Let’s just say this about that…. Whoa. I was not disappointed. Nor did my expectations get dashed on the rocks. I simply wasn’t prepared for the results I met.
True too, the souped up Stratos SE was not on par with the Dodds, naturally. But, it sure is not a ‘so so’ amp either. Not at all. The Odyssey did not provide the clarity or extension the Dodds possess. The Odyssey’s sheer speed did not supplant by much, the alacrity of the MK IIs either. The bottom end of the Odyssey as one might think should be more delineated and deeper with it’s reach was surely that, though not inordinately. The consequently deeper reach into the pocket for the greater benefit of the tube monos’ costing several thousand more dollars, wasn’t required either.
I dislike trying to compare SS to HS. Whatever the pieces are in truth. No real comparisons are justified or reasonable. They are in the end, unlike one another front to back much of the time…. Yet we do compare sound in our heads all the while, and make the laudable assignments to what’s doing what, thereafter.
The Odyssey’s imaging was significant throughout, and clearly evidenced, and harmonically enriched by the Thor’s influence. The music did not take on some other worldly visage or grip the listener with sheer SS PRAT, impact and slam. Notes displayed more tube like quality than solid state attributes, speaking more for the Odyssey’s ability to step aside and allow the music itself, to issue forth.
It did invite one to continue double clicking tracks though. it was hard to stop playing music through that setup indeed. I played and enjoyed much of everything I owned via a sampler platter…. Some tracks I hadn’t heard in months or years, along with my favs.
That always is a very good statement on performance and delivery of the sound itself…. Isn’t it?
From Adagio Trio to ZZ Top, from the 50’s jazz to current pop, Acoustic guitar from Pablo Luca, Al di meola, Ottmar Liebert, Yo Yo, to harmonies from Manhattan Transfer and the Nylons. From Bonnie Raitt to Solomon burke, Stevie Ray to Stevie Wonder, Ray Charles to Charlie Pride, Allison to Harrison… the music begged me to keep typing, searching, clicking, and most of all listening! Variety on the spot is a wonderful thing and a distinct advantage of using a PC based source.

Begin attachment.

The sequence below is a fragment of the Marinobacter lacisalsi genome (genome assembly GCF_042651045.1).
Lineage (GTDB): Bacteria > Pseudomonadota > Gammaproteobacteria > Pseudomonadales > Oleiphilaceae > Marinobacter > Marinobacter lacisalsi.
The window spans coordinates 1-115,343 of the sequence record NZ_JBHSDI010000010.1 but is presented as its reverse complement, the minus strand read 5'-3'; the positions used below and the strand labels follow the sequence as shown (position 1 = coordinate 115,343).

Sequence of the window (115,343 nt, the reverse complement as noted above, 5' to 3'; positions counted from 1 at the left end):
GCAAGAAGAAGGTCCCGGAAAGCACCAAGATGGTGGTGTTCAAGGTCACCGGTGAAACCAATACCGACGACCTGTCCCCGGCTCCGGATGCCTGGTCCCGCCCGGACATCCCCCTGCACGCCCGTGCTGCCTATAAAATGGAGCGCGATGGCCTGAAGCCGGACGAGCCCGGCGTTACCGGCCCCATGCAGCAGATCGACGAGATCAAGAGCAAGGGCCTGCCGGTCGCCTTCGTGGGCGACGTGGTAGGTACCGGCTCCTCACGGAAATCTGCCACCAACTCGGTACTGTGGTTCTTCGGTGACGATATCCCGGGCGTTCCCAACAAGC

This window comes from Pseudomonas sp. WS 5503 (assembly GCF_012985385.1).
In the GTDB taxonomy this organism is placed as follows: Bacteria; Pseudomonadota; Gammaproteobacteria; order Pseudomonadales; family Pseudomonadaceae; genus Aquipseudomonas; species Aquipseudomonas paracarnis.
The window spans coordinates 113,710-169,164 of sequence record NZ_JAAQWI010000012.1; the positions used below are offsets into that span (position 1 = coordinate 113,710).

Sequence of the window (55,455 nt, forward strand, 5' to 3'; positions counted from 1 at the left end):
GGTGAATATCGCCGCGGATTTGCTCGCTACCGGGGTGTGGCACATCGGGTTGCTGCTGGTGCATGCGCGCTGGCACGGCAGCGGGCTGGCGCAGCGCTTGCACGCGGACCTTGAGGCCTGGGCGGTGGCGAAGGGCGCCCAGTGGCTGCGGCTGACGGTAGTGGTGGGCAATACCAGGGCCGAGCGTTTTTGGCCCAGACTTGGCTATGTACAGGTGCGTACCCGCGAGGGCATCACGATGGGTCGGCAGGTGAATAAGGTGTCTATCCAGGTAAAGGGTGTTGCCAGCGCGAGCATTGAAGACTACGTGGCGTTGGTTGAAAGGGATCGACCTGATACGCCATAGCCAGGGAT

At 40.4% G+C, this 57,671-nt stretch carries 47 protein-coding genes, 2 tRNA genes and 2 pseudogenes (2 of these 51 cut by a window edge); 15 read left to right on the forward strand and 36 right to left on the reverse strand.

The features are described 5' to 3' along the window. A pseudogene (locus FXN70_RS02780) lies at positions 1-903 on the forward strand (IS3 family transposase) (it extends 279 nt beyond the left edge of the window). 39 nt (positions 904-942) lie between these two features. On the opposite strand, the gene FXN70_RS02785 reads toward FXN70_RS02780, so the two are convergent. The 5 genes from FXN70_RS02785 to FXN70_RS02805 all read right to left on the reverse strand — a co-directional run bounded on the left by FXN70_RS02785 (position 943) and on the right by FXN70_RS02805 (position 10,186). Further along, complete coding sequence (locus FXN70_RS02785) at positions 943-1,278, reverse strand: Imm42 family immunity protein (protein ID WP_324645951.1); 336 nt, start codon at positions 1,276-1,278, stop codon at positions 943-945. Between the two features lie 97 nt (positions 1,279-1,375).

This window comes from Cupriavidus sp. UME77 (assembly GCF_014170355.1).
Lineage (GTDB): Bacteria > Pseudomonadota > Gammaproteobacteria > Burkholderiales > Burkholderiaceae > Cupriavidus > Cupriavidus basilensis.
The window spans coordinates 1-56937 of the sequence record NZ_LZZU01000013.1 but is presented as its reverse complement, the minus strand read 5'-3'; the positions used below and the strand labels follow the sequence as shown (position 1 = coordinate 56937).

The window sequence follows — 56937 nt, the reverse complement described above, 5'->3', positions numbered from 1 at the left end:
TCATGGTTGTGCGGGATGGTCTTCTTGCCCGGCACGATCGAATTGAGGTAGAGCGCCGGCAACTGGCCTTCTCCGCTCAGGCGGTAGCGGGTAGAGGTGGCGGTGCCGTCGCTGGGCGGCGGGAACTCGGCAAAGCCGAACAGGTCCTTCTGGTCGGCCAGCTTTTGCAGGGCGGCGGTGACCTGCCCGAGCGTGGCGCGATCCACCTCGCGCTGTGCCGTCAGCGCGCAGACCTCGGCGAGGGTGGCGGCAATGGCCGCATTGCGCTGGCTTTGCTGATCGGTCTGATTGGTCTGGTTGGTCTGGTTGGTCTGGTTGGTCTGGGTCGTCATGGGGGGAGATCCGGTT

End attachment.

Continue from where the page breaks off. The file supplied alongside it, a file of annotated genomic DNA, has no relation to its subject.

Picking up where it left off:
The tracks just played and played. After getting used to the now solid state delivery being nearly invisible, there was no real ambition for rediscovery, or finding out how differently they sounded through the Odyssey, as they all sounded rather good to great. Given the inherent recording quality… it was simply unabashed fun. Involving. Exciting. Satisfyingly grin material.
Oddly enough, until I selected known quality recorded cuts, even the lesser ones were presented very well. This all encompassing less biased display enabled poorly done recordings wherein content was valued, were rendered easily listenable.
Each well captured song’s presentation was set onto a sound stage which yielded dimensionality, steadfast imaging outside the sweet spot, and a consistent well balanced blend across the harmonic structure of the tune being played. Singers were more than mouths peering out of the blackness.
Guitar players stylings with slides, finger picks or sans anything but fingertips upon strings are readily noticed and added to the realism of each recordings venue information.
One of my fav discs is the Illinois Jacquette led, “Jacquette’s Got it”. Filled with a 17 piece band the album covers many traditional cuts while adding a smattering of Jean Baptiste’s signature tracks. I recommend this CD strongly for the exciting interplay of the band, Jean’s solos, and the at times quite interesting mixing of the musical elements wherein some of the solos are mixed into center stage, placing the featured musician immediately in front of the listener, in my case just slightly in front of the speakers and dead center. Other spot lit solos remain in place amidst the balance of the seated musicians.
Apart from the imaginative production, the tunes are expressively involving, expertly rendered, and provide the listener with an experience which spans the gamut from bluesy illustrative cuts to quick tempo exhilaration. Nearly all the first seaters are featured at some point during the session.
The auditory parameters here exhibit a complex sound stage, pace, tempo, and tonality arguments for the competency of one’s system. The Odyssey SE delivered every time without confusing the array or mitigating individual instrument harmonic fidelity, primarily due to it’s ability to show as much detail without the loss of artistic expression. I’ve heard amps which can excel at high resolution yet do not convey the musical richness of the instruments and their blends. The Odyssey SE in a moderately well heeled stereo setup does both!
Did you hear the Invisible man married the invisible woman? No I didn’t how did things turn out?
OK I believe, but the kids were nothing to look at.